Armillary sphere

An armillary sphere (variations are known as spherical astrolabe, armilla, or armil) is a model of objects in the sky (on the celestial sphere), consisting of a spherical framework of rings, centered on Earth or the Sun, that represent lines of celestial longitude and latitude and other astronomically important features, such as the ecliptic. As such, it differs from a celestial globe, which is a smooth sphere whose principal purpose is to map the constellations. It was invented separately first in ancient China during the 4th century BC and ancient Greece during the 3rd century BC, with later uses in the Islamic world and Medieval Europe.

Jost Bürgi and Antonius Eisenhoit: Armillary sphere with astronomical clock, made in 1585 in Kassel, now at Nordiska Museet in Stockholm

With the Earth as center, an armillary sphere is known as Ptolemaic. With the Sun as center, it is known as Copernican.[1]

The flag of Portugal features an armillary sphere. The armillary sphere is also featured in Portuguese heraldry, associated with the Portuguese discoveries during the Age of Exploration. Manuel I of Portugal, for example, took it as one of his symbols where it appeared on his standard, and on early Chinese export ceramics made for the Portuguese court. In the flag of the Empire of Brazil, the armillary sphere is also featured.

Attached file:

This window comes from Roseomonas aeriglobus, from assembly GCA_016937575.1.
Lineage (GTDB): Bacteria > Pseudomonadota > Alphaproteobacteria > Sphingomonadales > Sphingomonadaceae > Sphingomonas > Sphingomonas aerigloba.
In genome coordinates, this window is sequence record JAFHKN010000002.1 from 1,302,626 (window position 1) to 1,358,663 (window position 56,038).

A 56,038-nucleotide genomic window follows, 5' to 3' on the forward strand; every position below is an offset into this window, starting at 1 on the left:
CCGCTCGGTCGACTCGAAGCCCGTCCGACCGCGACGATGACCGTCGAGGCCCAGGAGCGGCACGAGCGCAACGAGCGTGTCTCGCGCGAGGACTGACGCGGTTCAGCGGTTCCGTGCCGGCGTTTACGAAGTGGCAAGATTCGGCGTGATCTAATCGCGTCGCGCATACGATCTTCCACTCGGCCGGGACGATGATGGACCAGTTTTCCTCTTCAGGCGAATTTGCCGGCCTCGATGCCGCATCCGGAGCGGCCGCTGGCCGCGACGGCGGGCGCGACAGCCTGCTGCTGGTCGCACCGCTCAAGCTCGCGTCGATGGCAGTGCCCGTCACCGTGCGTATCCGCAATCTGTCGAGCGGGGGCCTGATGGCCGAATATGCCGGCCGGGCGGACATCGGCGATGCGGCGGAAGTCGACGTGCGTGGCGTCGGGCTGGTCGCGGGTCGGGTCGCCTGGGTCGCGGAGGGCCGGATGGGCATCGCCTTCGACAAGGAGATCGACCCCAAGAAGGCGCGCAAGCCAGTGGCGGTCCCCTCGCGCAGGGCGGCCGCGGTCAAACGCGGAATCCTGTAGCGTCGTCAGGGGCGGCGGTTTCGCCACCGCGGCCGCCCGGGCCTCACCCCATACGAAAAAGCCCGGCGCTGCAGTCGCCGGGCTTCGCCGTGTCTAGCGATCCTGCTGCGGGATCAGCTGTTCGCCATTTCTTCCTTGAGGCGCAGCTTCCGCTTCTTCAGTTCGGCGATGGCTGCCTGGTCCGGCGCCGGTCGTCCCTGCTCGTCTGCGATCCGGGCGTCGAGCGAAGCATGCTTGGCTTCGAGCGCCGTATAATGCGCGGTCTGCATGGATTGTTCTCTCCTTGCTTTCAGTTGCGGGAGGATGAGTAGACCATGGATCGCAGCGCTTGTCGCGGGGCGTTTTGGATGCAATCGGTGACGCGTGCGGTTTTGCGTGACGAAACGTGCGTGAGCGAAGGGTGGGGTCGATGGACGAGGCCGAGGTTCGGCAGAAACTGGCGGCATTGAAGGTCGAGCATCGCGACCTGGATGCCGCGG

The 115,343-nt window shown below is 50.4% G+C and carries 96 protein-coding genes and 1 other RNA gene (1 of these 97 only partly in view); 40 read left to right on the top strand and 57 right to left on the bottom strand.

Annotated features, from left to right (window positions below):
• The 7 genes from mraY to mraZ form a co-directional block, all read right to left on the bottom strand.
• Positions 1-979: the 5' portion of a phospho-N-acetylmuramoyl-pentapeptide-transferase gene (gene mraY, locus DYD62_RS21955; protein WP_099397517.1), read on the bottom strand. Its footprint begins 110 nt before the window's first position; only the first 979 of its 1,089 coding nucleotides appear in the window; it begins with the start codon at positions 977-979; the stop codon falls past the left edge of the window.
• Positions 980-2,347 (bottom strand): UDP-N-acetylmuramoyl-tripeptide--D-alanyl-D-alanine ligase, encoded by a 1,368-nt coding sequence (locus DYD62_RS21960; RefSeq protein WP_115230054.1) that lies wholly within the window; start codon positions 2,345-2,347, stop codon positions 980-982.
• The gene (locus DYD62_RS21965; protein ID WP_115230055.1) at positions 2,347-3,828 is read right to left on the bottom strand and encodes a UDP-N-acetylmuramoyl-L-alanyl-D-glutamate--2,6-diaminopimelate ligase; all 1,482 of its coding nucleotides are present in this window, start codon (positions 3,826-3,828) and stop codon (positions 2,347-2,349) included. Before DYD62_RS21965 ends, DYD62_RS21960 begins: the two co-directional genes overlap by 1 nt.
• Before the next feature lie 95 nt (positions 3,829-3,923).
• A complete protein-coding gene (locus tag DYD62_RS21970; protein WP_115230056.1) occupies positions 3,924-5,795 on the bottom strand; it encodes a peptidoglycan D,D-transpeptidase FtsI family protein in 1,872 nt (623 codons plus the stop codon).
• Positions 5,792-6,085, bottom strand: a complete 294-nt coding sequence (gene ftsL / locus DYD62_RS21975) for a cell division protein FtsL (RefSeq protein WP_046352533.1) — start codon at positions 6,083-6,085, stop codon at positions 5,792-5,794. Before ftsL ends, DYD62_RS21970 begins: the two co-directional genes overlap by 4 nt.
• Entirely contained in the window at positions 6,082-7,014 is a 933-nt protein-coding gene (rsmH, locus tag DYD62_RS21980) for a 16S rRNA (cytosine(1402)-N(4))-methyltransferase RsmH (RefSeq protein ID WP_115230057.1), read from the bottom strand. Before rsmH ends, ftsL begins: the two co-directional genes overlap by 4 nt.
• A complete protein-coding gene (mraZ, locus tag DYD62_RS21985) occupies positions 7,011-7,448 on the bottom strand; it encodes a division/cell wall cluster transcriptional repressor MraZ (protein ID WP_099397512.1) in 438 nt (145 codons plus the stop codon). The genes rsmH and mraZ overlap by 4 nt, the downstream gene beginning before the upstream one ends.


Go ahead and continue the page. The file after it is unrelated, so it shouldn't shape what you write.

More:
The Beijing Capital International Airport Terminal 3 features a large armillary sphere metal sculpture as an exhibit of Chinese inventions for international and domestic visitors.

Chinese Armillary sphere at Beijing Capital International Airport 紫薇辰恆 Ziwei Chenheng Aug-2010

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This article uses material from the Wikipedia article Armillary sphere, and is written by contributors. Text is available under a CC BY-SA 4.0 International License; additional terms may apply. Images, videos and audio are available under their respective licenses.